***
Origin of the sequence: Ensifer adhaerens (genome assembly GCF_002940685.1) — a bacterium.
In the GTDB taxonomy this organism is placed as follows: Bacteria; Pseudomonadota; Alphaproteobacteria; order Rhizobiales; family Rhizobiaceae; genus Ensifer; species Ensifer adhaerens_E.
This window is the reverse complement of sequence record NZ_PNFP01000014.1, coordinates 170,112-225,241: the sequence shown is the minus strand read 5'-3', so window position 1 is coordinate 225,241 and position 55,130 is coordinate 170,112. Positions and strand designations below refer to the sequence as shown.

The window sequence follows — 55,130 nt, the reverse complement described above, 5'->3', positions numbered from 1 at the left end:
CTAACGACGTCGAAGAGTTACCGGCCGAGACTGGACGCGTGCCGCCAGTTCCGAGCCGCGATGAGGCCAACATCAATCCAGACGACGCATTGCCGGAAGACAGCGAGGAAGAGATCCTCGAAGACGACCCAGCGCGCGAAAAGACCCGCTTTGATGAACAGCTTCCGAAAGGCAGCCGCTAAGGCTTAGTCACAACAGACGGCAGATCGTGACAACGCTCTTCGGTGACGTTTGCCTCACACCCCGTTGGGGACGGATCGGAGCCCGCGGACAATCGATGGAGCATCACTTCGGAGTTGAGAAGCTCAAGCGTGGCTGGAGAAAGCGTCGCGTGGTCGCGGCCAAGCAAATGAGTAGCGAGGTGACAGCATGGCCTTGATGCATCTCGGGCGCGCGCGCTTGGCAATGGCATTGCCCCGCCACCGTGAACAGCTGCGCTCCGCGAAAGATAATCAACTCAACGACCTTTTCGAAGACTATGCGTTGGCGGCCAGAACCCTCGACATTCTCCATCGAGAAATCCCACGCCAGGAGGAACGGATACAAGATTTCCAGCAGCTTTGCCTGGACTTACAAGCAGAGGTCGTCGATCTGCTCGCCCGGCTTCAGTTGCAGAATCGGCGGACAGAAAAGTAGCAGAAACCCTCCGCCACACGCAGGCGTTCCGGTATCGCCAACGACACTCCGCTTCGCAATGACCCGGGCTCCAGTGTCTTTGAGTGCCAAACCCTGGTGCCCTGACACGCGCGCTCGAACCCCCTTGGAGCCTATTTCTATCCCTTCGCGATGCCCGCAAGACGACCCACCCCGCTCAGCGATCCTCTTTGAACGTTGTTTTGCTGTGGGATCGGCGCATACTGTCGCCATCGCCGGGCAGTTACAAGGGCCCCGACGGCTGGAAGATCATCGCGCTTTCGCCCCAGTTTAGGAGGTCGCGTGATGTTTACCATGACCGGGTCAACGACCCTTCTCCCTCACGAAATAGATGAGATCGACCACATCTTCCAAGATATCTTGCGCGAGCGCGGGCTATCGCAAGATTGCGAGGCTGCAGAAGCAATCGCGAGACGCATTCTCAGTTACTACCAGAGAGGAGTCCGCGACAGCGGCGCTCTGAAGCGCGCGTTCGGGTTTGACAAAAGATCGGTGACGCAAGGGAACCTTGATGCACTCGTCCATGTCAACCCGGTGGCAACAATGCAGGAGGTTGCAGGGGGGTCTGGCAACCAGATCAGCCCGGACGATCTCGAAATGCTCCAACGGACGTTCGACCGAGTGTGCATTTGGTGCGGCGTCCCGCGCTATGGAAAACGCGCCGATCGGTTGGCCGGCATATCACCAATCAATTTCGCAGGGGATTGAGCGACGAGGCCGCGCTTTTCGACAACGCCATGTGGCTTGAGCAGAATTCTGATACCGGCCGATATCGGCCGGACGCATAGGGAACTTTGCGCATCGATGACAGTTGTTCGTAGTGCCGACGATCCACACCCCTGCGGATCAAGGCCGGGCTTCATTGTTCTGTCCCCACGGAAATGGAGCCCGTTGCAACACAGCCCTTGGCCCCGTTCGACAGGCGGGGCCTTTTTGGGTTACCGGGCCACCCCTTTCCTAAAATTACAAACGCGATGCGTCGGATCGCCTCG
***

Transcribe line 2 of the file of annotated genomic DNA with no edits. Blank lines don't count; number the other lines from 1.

In the GTDB taxonomy this organism is placed as follows: Bacteria; Pseudomonadota; Alphaproteobacteria; order Rhizobiales; family Rhizobiaceae; genus Ensifer; species Ensifer adhaerens_E.